The announcement on Saturday that their former defender Danny Griffin was about to take to the pitch had echoes of proclamations made at Fir Park and Rugby Park earlier in the week, when James McFadden and Kris Boyd agreed to return to their first clubs until the end of the season.
Griffin's comeback was restricted only to the task of shepherding his kids off the pitch after they had performed their duties as matchday mascots, rather than dusting off his boots to reprise his role as centre-half for the club where he started.
He was still able to walk out into a warm atmosphere; one wrapped in sentiment but soon pierced by the sharp focus this St Johnstone team have afforded the pursuit of qualification for the Europa League this season. They have taken up a position on the fringes of Europe – a narrow victory over St Mirren on Saturday enough to leave the Perth side nestled behind Motherwell on goal difference – and with a relatively unobstructed view of third place since they face Dundee on Wednesday, while Celtic are at Fir Park. A derby in Tayside is no guarantee of a further three points, but St Johnstone are now looking beyond the boundaries of the region.
They did not offer their most constructive argument at the weekend for returning to the Europa League but neither were they asked many testing questions by St Mirren; Rowan Vine acting decisively to score from a faltering attack. It was an ugly way to win a game, in much the same way that a wart is an unseemly feature on a broken nose.
That St Johnstone are sitting pretty owes much to consistency and they have fallen to defeat just twice in their last nine league matches. The rest they owe to the timing, with both Motherwell and Inverness Caledonian Thistle having stumbled of late to allow the Perth side to catch up ahead of the league split on April 6. There is still a vulnerability to this St Johnstone squad and a frustrating lack of imagination at the weekend jarred since Vine, Liam Craig, Murray Davidson and Mehdi Abeid were all in support of Steven MacLean initially. However it is a team which is benefiting a belief that they can rise above such shortcomings due to their uplifting momentum.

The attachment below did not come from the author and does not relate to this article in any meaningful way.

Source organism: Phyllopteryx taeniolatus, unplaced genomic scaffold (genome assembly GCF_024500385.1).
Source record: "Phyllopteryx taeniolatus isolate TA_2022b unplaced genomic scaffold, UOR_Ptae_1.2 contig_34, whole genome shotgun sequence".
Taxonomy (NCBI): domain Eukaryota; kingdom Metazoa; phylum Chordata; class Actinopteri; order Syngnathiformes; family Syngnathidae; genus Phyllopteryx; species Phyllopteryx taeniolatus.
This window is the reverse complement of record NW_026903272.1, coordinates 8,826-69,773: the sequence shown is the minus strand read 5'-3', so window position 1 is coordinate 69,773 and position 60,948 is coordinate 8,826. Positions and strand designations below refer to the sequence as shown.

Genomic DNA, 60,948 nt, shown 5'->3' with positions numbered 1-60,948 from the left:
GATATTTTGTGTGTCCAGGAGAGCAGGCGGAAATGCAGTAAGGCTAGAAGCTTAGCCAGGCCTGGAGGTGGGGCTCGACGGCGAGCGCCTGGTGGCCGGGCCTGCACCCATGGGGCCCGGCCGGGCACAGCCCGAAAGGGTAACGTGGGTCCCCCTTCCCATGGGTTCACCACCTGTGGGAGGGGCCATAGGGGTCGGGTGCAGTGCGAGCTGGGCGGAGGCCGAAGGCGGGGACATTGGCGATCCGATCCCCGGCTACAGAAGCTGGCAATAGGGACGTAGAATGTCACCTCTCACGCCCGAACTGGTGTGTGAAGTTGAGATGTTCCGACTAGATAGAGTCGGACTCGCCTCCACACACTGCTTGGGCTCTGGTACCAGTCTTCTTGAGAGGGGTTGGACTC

"Europe has got to be our target now," said Davidson. "You've got to set your sights high although there are six or seven clubs thinking the same thing. Second place is up for grabs. Why not go for that runners-up spot?
"We're in the final stage of the season, with five games before the split. A couple of wins will put us in a strong position. The team that can go on a wee run now and be the most consistent will probably nick second place.
"It does look as though this will be my last season at the club and it would be a good way to end it."
The league campaign already seems to be over for St Mirren, at least in terms of reaching the top six. They are nine points adrift of sixth place and in such stuttering form that any success in cutting that gap is likely to be seen as an accident. The Scottish Communities League Cup final will help reanimate the Paisley club next month but it was not enough to soothe the agitation felt by Steven Thompson.
"Getting to the top six looks like it's a mountain to climb now, actually," said the St Mirren striker. "Lack of consistency has been key."